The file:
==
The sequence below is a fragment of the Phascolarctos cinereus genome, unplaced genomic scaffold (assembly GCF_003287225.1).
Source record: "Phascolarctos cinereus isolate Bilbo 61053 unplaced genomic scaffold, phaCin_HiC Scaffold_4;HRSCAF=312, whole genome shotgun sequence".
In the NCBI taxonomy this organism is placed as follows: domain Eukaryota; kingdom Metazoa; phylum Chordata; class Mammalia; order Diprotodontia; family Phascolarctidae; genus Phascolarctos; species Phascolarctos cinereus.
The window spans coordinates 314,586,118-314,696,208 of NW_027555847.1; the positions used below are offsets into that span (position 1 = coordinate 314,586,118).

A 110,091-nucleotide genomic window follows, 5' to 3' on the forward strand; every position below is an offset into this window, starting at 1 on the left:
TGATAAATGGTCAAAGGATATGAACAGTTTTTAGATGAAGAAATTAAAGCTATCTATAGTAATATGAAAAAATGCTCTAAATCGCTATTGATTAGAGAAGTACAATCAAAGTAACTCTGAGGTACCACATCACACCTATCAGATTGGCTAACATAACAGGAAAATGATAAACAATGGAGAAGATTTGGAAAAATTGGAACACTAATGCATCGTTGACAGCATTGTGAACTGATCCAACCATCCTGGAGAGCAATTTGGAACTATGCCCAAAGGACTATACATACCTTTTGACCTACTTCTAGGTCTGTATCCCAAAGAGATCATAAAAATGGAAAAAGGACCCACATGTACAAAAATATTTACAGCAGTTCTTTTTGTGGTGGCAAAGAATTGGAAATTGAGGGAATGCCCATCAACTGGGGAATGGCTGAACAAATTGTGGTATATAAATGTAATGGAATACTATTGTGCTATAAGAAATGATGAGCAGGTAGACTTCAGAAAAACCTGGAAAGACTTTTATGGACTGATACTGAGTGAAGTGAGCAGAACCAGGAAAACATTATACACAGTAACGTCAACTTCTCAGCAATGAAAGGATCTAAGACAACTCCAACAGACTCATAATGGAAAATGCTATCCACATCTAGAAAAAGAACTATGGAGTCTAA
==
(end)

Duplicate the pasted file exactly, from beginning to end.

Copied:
The sequence below is a fragment of the Phascolarctos cinereus genome, unplaced genomic scaffold (assembly GCF_003287225.1).
Source record: "Phascolarctos cinereus isolate Bilbo 61053 unplaced genomic scaffold, phaCin_HiC Scaffold_4;HRSCAF=312, whole genome shotgun sequence".
In the NCBI taxonomy this organism is placed as follows: domain Eukaryota; kingdom Metazoa; phylum Chordata; class Mammalia; order Diprotodontia; family Phascolarctidae; genus Phascolarctos; species Phascolarctos cinereus.
The window spans coordinates 314,586,118-314,696,208 of NW_027555847.1; the positions used below are offsets into that span (position 1 = coordinate 314,586,118).

A 110,091-nucleotide genomic window follows, 5' to 3' on the forward strand; every position below is an offset into this window, starting at 1 on the left:
TGATAAATGGTCAAAGGATATGAACAGTTTTTAGATGAAGAAATTAAAGCTATCTATAGTAATATGAAAAAATGCTCTAAATCGCTATTGATTAGAGAAGTACAATCAAAGTAACTCTGAGGTACCACATCACACCTATCAGATTGGCTAACATAACAGGAAAATGATAAACAATGGAGAAGATTTGGAAAAATTGGAACACTAATGCATCGTTGACAGCATTGTGAACTGATCCAACCATCCTGGAGAGCAATTTGGAACTATGCCCAAAGGACTATACATACCTTTTGACCTACTTCTAGGTCTGTATCCCAAAGAGATCATAAAAATGGAAAAAGGACCCACATGTACAAAAATATTTACAGCAGTTCTTTTTGTGGTGGCAAAGAATTGGAAATTGAGGGAATGCCCATCAACTGGGGAATGGCTGAACAAATTGTGGTATATAAATGTAATGGAATACTATTGTGCTATAAGAAATGATGAGCAGGTAGACTTCAGAAAAACCTGGAAAGACTTTTATGGACTGATACTGAGTGAAGTGAGCAGAACCAGGAAAACATTATACACAGTAACGTCAACTTCTCAGCAATGAAAGGATCTAAGACAACTCCAACAGACTCATAATGGAAAATGCTATCCACATCTAGAAAAAGAACTATGGAGTCTAA